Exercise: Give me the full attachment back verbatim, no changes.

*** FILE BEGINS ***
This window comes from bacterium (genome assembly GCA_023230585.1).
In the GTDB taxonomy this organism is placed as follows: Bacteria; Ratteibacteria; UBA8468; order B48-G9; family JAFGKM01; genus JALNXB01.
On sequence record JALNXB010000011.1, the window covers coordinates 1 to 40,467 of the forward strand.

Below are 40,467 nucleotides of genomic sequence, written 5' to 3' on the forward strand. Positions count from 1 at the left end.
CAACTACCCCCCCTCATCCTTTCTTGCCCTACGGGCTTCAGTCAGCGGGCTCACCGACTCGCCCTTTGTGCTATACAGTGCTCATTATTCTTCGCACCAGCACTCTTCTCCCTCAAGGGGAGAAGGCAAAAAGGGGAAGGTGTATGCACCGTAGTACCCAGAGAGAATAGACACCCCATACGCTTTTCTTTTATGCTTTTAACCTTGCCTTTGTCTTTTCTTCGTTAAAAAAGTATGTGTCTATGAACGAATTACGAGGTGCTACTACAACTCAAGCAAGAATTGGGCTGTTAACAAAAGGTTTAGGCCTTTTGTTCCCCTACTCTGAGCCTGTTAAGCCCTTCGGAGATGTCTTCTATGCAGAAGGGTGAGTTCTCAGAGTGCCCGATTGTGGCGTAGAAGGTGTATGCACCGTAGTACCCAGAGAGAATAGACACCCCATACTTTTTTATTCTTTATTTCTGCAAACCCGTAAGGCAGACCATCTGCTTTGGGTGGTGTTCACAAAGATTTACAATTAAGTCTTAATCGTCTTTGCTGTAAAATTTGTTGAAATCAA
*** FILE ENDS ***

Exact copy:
This window comes from bacterium (genome assembly GCA_023230585.1).
In the GTDB taxonomy this organism is placed as follows: Bacteria; Ratteibacteria; UBA8468; order B48-G9; family JAFGKM01; genus JALNXB01.
On sequence record JALNXB010000011.1, the window covers coordinates 1 to 40,467 of the forward strand.

Below are 40,467 nucleotides of genomic sequence, written 5' to 3' on the forward strand. Positions count from 1 at the left end.
CAACTACCCCCCCTCATCCTTTCTTGCCCTACGGGCTTCAGTCAGCGGGCTCACCGACTCGCCCTTTGTGCTATACAGTGCTCATTATTCTTCGCACCAGCACTCTTCTCCCTCAAGGGGAGAAGGCAAAAAGGGGAAGGTGTATGCACCGTAGTACCCAGAGAGAATAGACACCCCATACGCTTTTCTTTTATGCTTTTAACCTTGCCTTTGTCTTTTCTTCGTTAAAAAAGTATGTGTCTATGAACGAATTACGAGGTGCTACTACAACTCAAGCAAGAATTGGGCTGTTAACAAAAGGTTTAGGCCTTTTGTTCCCCTACTCTGAGCCTGTTAAGCCCTTCGGAGATGTCTTCTATGCAGAAGGGTGAGTTCTCAGAGTGCCCGATTGTGGCGTAGAAGGTGTATGCACCGTAGTACCCAGAGAGAATAGACACCCCATACTTTTTTATTCTTTATTTCTGCAAACCCGTAAGGCAGACCATCTGCTTTGGGTGGTGTTCACAAAGATTTACAATTAAGTCTTAATCGTCTTTGCTGTAAAATTTGTTGAAATCAA